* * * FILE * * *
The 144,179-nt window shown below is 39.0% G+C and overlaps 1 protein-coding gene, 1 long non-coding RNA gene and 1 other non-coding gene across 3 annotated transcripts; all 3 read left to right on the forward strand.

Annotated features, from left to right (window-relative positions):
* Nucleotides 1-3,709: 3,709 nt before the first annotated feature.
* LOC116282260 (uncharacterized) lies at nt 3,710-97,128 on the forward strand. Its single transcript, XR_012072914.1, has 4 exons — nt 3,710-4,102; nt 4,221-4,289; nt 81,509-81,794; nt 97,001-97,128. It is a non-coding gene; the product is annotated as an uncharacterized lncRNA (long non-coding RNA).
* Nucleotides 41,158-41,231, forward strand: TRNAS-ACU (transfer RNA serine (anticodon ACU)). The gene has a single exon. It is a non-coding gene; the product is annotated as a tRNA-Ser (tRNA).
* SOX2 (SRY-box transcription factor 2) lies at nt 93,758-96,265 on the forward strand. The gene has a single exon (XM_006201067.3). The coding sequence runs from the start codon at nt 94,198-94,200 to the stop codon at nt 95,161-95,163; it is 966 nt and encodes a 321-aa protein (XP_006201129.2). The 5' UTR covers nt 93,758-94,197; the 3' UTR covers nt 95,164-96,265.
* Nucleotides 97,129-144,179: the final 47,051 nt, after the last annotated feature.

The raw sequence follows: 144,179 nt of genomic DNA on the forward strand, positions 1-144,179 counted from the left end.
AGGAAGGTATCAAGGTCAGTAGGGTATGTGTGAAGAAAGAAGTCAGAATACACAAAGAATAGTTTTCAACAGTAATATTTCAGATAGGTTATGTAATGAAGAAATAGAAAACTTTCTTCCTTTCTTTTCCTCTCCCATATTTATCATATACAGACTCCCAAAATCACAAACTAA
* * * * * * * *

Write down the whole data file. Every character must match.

The 144,179-nt window shown below is 39.0% G+C and overlaps 1 protein-coding gene, 1 long non-coding RNA gene and 1 other non-coding gene across 3 annotated transcripts; all 3 read left to right on the forward strand.

Annotated features, from left to right (window-relative positions):
* Nucleotides 1-3,709: 3,709 nt before the first annotated feature.
* LOC116282260 (uncharacterized) lies at nt 3,710-97,128 on the forward strand. Its single transcript, XR_012072914.1, has 4 exons — nt 3,710-4,102; nt 4,221-4,289; nt 81,509-81,794; nt 97,001-97,128. It is a non-coding gene; the product is annotated as an uncharacterized lncRNA (long non-coding RNA).
* Nucleotides 41,158-41,231, forward strand: TRNAS-ACU (transfer RNA serine (anticodon ACU)). The gene has a single exon. It is a non-coding gene; the product is annotated as a tRNA-Ser (tRNA).
* SOX2 (SRY-box transcription factor 2) lies at nt 93,758-96,265 on the forward strand. The gene has a single exon (XM_006201067.3). The coding sequence runs from the start codon at nt 94,198-94,200 to the stop codon at nt 95,161-95,163; it is 966 nt and encodes a 321-aa protein (XP_006201129.2). The 5' UTR covers nt 93,758-94,197; the 3' UTR covers nt 95,164-96,265.
* Nucleotides 97,129-144,179: the final 47,051 nt, after the last annotated feature.

The raw sequence follows: 144,179 nt of genomic DNA on the forward strand, positions 1-144,179 counted from the left end.
AGGAAGGTATCAAGGTCAGTAGGGTATGTGTGAAGAAAGAAGTCAGAATACACAAAGAATAGTTTTCAACAGTAATATTTCAGATAGGTTATGTAATGAAGAAATAGAAAACTTTCTTCCTTTCTTTTCCTCTCCCATATTTATCATATACAGACTCCCAAAATCACAAACTAA